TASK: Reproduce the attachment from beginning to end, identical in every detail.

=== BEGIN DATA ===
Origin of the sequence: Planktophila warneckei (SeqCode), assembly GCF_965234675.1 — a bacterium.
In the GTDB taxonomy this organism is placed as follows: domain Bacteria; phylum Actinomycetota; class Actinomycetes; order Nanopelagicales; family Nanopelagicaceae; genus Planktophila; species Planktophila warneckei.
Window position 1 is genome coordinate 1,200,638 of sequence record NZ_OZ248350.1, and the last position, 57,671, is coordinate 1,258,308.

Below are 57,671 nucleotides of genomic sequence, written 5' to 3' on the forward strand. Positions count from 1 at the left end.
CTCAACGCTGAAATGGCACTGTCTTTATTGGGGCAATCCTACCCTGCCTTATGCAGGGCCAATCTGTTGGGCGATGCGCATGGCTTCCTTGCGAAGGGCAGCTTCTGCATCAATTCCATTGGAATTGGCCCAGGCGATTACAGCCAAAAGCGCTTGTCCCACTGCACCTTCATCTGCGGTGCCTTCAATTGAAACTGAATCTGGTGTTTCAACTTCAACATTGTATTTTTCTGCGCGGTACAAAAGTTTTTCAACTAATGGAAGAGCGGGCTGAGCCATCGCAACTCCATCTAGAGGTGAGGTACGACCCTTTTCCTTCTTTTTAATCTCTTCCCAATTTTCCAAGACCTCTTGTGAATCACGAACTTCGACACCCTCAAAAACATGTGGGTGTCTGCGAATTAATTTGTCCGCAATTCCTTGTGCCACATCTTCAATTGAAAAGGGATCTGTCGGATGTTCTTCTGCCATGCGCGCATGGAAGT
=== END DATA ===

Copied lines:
Origin of the sequence: Planktophila warneckei (SeqCode), assembly GCF_965234675.1 — a bacterium.
In the GTDB taxonomy this organism is placed as follows: domain Bacteria; phylum Actinomycetota; class Actinomycetes; order Nanopelagicales; family Nanopelagicaceae; genus Planktophila; species Planktophila warneckei.
Window position 1 is genome coordinate 1,200,638 of sequence record NZ_OZ248350.1, and the last position, 57,671, is coordinate 1,258,308.

Below are 57,671 nucleotides of genomic sequence, written 5' to 3' on the forward strand. Positions count from 1 at the left end.
CTCAACGCTGAAATGGCACTGTCTTTATTGGGGCAATCCTACCCTGCCTTATGCAGGGCCAATCTGTTGGGCGATGCGCATGGCTTCCTTGCGAAGGGCAGCTTCTGCATCAATTCCATTGGAATTGGCCCAGGCGATTACAGCCAAAAGCGCTTGTCCCACTGCACCTTCATCTGCGGTGCCTTCAATTGAAACTGAATCTGGTGTTTCAACTTCAACATTGTATTTTTCTGCGCGGTACAAAAGTTTTTCAACTAATGGAAGAGCGGGCTGAGCCATCGCAACTCCATCTAGAGGTGAGGTACGACCCTTTTCCTTCTTTTTAATCTCTTCCCAATTTTCCAAGACCTCTTGTGAATCACGAACTTCGACACCCTCAAAAACATGTGGGTGTCTGCGAATTAATTTGTCCGCAATTCCTTGTGCCACATCTTCAATTGAAAAGGGATCTGTCGGATGTTCTTCTGCCATGCGCGCATGGAAGT